2. Identification

Identification refers to the detection and determination of a cyber event that deviates from normal operations (e.g., a breach, tech failure, or other anomaly). Users should gather evidence of the event and report it to the CIRT who should determine the scope, then decide whether the event should be classified as an incident. CIRT and management must coordinate their actions and open all lines of communication in order to minimize the impact on business operations. It’s important to maintain detailed documentation of the evidence, particularly if the issue will escalate to law enforcement. 

3. Containment

Once a cyber incident has been identified, it must be contained to prevent further damage. Isolate the infected technology by removing compromised devices from the network and taking breached production servers offline, then rerouting traffic to failover servers. Remember to preserve evidence by performing a system back-up before wiping and reimaging a system. For long-term containment, install security patches and remove accounts and/or backdoors used by bad actors.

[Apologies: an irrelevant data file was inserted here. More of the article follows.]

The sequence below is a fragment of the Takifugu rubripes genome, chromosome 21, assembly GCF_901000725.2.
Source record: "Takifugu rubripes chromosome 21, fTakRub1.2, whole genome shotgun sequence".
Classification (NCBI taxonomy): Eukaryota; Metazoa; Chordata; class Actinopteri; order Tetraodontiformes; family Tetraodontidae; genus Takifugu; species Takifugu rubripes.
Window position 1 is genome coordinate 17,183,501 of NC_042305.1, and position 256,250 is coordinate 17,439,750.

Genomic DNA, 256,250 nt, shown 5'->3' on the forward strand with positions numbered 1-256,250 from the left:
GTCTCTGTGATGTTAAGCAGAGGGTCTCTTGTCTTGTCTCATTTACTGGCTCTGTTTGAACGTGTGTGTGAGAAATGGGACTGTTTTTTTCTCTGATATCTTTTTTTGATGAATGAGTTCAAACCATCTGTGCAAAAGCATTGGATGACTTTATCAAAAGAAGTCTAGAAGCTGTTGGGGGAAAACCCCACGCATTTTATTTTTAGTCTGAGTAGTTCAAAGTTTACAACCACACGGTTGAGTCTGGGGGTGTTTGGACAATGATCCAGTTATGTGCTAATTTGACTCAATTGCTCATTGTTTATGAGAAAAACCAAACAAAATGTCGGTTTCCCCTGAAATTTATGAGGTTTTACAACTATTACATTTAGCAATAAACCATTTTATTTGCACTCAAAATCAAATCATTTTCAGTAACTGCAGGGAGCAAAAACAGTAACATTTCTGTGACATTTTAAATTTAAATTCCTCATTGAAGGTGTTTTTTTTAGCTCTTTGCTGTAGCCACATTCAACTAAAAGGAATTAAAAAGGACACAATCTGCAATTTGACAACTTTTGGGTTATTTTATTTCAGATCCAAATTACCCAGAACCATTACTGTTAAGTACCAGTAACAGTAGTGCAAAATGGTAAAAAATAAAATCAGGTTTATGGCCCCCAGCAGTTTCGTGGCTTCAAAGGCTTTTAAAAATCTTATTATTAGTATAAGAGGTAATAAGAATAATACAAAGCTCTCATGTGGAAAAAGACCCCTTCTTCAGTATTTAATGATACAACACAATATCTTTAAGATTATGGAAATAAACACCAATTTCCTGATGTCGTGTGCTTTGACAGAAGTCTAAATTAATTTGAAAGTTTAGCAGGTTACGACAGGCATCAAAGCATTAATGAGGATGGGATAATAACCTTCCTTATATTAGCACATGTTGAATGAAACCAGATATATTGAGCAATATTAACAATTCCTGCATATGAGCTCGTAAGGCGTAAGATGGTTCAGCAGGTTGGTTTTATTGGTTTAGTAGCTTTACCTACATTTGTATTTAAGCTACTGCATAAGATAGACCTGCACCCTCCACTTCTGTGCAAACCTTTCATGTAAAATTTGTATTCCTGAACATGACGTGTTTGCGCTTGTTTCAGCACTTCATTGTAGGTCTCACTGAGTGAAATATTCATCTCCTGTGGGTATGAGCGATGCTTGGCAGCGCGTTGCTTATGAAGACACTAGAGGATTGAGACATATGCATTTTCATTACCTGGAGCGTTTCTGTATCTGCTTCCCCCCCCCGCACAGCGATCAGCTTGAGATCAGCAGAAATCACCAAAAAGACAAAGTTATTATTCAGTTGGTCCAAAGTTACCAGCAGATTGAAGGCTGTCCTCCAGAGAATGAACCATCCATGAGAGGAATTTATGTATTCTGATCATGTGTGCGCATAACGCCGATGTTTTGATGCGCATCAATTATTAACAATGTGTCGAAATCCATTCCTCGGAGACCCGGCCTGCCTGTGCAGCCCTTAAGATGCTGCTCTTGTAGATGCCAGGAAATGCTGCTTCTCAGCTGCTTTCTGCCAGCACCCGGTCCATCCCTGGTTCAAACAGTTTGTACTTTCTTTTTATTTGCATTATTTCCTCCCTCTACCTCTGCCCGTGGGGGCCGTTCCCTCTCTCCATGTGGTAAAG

4. Eradication

Eradication involves purging malicious content from affected systems, and cleaning it to prevent reinfection. Start by reimaging system hard drive(s) to ensure all malicious content is removed, then use anti-malware software to safeguard against reinfection. In this phase, cybersecurity defense should be hardened (i.e., fix vulnerabilities) to prevent future exploitation. For more information on fixing vulnerabilities, check out our post on the vulnerability remediation process.

5. Recovery

Recovery is when affected systems are carefully brought back into the production environment after testing, monitoring, and validating them to verify they are no longer compromised. The CIRT is responsible for advising on when is the best (safest) time to restore the systems once it’s determined that remediation actions have been taken and are sufficient enough to safeguard against a similar attack.